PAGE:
Columbus Day and the Whiteness of Italian-Americans

It’s Columbus Day, which has many people wondering why the United States has a national holiday for someone who initiated a half millennia of ethnic cleansing, a passive kind of genocide. What’s interesting is how Columbus day is about recognizing Italian-Americans as ‘white’, but simultaneously reinforces dominant racial categories that devalue non-white ethnicities of indigenous culture. Italian-Americans are recognized as ‘civilized’ alongside Anglo-Saxons, yet this narrative simultaneously represents ethnicities of color as the ‘uncivilized’ recipients of Eurocentric culture, provided by those same Italian-Americans.

Columbus Day celebrations began in New York City around 1792 and were very popular with immigrant Italian-Americans, millions of whom arrived between 1890 and 1920. The symbolism of Columbus for this group is what matters here: Columbus helped define the Italian diaspora’s identity by confirming their connection to their homeland and also their identity as Americans. In this way, the Columbus narrative discursively assmiliates Italian-Americans as an equal part into ‘white’ American society, initially established by Anglo-Saxon Protestants who otherwise looked down on the ‘ethnics’ of Italy and Ireland. The integration of previously ‘non-white’ Italians becomes complete with their successful promotion of Columbus Day as a national holiday, which is recognized by Roosevelt in 1937.

The problem with Columbus Day is that many people recognize him as an aggressor, one who begins a new historical era defined by the subjugation of entire swaths of non-European populations from around the world. Columbus is associated with the near genocide and domination of indigenous peoples, who are alternatively displaced and cleansed from their existing territory in North America or pressed into indentured servitude in Latin America. Among peoples of African descent, Columbus opens the ‘New World’ to slavery as an institution of labor exploitation. Both these groups are represented throughout the history of the Americas as being ‘non-white’ and ‘uncivilized’ as compared to the ‘white’ and ‘civilized’ European settlers who govern colonial societies.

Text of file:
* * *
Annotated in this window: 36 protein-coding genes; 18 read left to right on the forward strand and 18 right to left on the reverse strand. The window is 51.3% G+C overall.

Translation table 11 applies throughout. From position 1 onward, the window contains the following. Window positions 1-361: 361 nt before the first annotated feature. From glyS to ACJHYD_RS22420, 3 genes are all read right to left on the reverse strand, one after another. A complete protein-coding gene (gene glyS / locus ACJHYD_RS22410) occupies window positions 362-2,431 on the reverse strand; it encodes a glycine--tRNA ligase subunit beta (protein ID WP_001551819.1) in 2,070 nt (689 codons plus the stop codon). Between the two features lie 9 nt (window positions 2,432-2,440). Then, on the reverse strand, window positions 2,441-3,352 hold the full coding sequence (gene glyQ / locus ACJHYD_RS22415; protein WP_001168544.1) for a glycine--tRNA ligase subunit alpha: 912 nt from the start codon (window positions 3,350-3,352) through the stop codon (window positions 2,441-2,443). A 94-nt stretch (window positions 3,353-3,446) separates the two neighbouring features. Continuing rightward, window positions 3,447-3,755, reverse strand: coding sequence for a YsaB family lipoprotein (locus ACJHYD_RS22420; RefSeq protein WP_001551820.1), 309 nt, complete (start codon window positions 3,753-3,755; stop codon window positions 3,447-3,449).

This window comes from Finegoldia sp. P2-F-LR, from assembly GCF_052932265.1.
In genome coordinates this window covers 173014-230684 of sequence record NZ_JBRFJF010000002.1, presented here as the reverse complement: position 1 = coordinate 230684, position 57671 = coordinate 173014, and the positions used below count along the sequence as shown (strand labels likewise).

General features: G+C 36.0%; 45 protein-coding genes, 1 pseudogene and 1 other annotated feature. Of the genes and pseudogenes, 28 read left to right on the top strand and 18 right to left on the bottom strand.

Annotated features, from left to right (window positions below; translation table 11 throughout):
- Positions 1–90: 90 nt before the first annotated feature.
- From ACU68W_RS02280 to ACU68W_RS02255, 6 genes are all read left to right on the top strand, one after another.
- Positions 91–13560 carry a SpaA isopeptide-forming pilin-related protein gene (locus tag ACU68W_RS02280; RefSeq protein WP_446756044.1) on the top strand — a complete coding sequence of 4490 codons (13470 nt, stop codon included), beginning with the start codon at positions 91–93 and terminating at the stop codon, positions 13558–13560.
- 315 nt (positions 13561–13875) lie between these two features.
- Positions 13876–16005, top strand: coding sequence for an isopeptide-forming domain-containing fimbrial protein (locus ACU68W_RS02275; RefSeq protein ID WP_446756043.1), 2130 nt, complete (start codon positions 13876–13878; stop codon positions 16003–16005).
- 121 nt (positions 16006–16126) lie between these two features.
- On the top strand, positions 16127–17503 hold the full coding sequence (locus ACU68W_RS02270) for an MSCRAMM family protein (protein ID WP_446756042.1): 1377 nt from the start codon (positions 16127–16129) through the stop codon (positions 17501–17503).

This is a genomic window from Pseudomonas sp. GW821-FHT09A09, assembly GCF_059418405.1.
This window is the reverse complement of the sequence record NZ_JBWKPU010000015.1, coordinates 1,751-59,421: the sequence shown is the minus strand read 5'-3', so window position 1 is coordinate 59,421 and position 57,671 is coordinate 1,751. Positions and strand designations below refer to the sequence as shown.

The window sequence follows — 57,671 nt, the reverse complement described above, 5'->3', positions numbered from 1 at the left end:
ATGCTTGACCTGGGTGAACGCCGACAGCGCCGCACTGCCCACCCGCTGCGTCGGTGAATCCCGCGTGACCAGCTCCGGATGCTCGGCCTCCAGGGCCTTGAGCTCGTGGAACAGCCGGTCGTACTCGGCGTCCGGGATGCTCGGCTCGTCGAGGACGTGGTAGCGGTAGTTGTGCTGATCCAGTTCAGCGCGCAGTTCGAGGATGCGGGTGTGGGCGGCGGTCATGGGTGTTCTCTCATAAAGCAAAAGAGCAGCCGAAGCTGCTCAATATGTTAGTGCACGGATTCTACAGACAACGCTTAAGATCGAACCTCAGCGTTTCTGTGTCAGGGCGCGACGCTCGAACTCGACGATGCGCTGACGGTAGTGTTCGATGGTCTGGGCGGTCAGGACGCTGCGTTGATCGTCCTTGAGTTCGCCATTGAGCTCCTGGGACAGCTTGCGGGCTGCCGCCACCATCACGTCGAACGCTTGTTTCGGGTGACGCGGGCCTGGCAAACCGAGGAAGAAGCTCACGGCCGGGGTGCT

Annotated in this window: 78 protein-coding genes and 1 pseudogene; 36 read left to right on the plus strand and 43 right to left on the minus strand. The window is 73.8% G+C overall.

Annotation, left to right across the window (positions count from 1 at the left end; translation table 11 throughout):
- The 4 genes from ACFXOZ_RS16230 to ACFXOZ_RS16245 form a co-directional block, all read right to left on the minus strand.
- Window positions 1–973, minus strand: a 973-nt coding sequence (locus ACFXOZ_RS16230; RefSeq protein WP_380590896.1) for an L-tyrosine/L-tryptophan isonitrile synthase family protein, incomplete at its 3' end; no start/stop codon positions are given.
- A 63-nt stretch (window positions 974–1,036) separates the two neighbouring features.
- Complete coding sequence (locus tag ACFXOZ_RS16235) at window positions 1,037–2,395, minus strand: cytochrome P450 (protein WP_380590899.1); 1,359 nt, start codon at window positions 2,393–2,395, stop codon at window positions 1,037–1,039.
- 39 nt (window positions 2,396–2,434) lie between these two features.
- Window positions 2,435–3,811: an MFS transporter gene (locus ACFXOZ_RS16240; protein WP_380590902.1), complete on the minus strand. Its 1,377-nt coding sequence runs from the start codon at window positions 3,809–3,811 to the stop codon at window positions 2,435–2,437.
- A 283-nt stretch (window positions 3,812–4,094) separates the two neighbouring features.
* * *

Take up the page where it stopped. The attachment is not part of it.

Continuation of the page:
Colombus is the historical actor who lays the foundation for these racial categories and institutions that we generally understand as white supremacy. His great ‘discovery’ is also a claim toward expropriation and the denial of indigenous claims toward not just land but status as members of a common humanity who must also be treated as equal persons.

And so today, when Colombus is celebrated with a national holiday that implies the assimilation of Italian-Americans as Americans, his image serves to remind non-white groups of their continued exclusion and subjugation, especially among Native Americans who have been confined to reservations. This is the paradox of Italian-American whiteness – we become American while reminding others that they are not. Becoming part of civilized society requires reproducing categories of racial dominance by displacing them onto indigenous and African peoples. Terms like ‘dago’ and ‘wop’ may have gone out of style, Italian-Americans should remember that they too once lived under such conditions and relationships relative to dominant whites.

The question for Italian-Americans then becomes: how can we celebrate our heritage without reproducing white supremacy? Ditching Columbus as the symbolic figure of Italian-Americans would be a big start, and certainly there are more impressive figures than he. Why not Fiorello LaGuardia, the Italian-American mayor of New York who led the city through World War II and is known as one of the most important city mayors in US history?

Even better – Italians-Americans should recall when they too were defined as ‘ethnics’ and stand in solidarity with peoples who continue to be subject to racial domination. Recognizing holidays like Indigenous Peoples Day alongside Italian-American celebrations would demonstrate mutual respect of each group’s history in the United States and promote equality instead of perpetuating white supremacy. More simply, we should stop just trying to be white.

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